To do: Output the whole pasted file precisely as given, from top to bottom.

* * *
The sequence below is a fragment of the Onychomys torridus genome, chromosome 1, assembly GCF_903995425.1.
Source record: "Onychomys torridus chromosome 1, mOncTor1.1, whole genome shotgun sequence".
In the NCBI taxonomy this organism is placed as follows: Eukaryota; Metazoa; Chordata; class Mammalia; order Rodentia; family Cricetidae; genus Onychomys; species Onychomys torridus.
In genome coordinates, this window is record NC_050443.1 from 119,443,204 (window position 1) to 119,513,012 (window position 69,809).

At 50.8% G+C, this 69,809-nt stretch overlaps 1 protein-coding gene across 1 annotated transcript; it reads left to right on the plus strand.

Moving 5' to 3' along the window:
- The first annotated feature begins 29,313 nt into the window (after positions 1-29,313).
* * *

The sequence below is a fragment of the Onychomys torridus genome, chromosome 1, assembly GCF_903995425.1.
Source record: "Onychomys torridus chromosome 1, mOncTor1.1, whole genome shotgun sequence".
In the NCBI taxonomy this organism is placed as follows: Eukaryota; Metazoa; Chordata; class Mammalia; order Rodentia; family Cricetidae; genus Onychomys; species Onychomys torridus.
In genome coordinates, this window is record NC_050443.1 from 119,443,204 (window position 1) to 119,513,012 (window position 69,809).

At 50.8% G+C, this 69,809-nt stretch overlaps 1 protein-coding gene across 1 annotated transcript; it reads left to right on the plus strand.

Moving 5' to 3' along the window:
- The first annotated feature begins 29,313 nt into the window (after positions 1-29,313).